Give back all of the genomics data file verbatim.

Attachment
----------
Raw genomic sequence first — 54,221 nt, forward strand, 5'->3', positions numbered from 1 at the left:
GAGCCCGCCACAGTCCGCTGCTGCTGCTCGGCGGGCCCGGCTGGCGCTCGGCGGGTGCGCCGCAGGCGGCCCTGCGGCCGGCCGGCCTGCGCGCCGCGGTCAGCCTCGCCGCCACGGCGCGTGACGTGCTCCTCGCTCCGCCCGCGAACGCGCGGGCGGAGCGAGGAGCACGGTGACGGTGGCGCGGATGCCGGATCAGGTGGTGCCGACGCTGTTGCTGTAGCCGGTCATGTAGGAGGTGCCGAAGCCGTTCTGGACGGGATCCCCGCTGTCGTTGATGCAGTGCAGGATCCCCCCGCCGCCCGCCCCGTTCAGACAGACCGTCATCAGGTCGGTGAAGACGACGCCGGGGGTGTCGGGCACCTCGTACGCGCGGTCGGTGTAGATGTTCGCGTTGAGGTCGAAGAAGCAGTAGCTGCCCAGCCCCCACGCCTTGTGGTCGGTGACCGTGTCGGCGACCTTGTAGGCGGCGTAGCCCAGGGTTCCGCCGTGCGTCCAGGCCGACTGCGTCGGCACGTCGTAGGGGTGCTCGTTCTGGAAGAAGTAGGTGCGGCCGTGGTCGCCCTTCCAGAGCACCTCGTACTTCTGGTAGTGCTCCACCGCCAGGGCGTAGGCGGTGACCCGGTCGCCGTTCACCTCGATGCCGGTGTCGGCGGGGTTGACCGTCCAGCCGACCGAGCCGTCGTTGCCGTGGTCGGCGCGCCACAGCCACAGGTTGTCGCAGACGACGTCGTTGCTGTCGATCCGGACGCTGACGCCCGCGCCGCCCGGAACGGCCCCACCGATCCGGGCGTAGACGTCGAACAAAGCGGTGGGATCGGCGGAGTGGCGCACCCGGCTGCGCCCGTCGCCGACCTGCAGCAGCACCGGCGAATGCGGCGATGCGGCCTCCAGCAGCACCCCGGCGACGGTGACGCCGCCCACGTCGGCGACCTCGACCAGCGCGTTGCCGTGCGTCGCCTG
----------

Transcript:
Raw genomic sequence first — 54,221 nt, forward strand, 5'->3', positions numbered from 1 at the left:
GAGCCCGCCACAGTCCGCTGCTGCTGCTCGGCGGGCCCGGCTGGCGCTCGGCGGGTGCGCCGCAGGCGGCCCTGCGGCCGGCCGGCCTGCGCGCCGCGGTCAGCCTCGCCGCCACGGCGCGTGACGTGCTCCTCGCTCCGCCCGCGAACGCGCGGGCGGAGCGAGGAGCACGGTGACGGTGGCGCGGATGCCGGATCAGGTGGTGCCGACGCTGTTGCTGTAGCCGGTCATGTAGGAGGTGCCGAAGCCGTTCTGGACGGGATCCCCGCTGTCGTTGATGCAGTGCAGGATCCCCCCGCCGCCCGCCCCGTTCAGACAGACCGTCATCAGGTCGGTGAAGACGACGCCGGGGGTGTCGGGCACCTCGTACGCGCGGTCGGTGTAGATGTTCGCGTTGAGGTCGAAGAAGCAGTAGCTGCCCAGCCCCCACGCCTTGTGGTCGGTGACCGTGTCGGCGACCTTGTAGGCGGCGTAGCCCAGGGTTCCGCCGTGCGTCCAGGCCGACTGCGTCGGCACGTCGTAGGGGTGCTCGTTCTGGAAGAAGTAGGTGCGGCCGTGGTCGCCCTTCCAGAGCACCTCGTACTTCTGGTAGTGCTCCACCGCCAGGGCGTAGGCGGTGACCCGGTCGCCGTTCACCTCGATGCCGGTGTCGGCGGGGTTGACCGTCCAGCCGACCGAGCCGTCGTTGCCGTGGTCGGCGCGCCACAGCCACAGGTTGTCGCAGACGACGTCGTTGCTGTCGATCCGGACGCTGACGCCCGCGCCGCCCGGAACGGCCCCACCGATCCGGGCGTAGACGTCGAACAAAGCGGTGGGATCGGCGGAGTGGCGCACCCGGCTGCGCCCGTCGCCGACCTGCAGCAGCACCGGCGAATGCGGCGATGCGGCCTCCAGCAGCACCCCGGCGACGGTGACGCCGCCCACGTCGGCGACCTCGACCAGCGCGTTGCCGTGCGTCGCCTG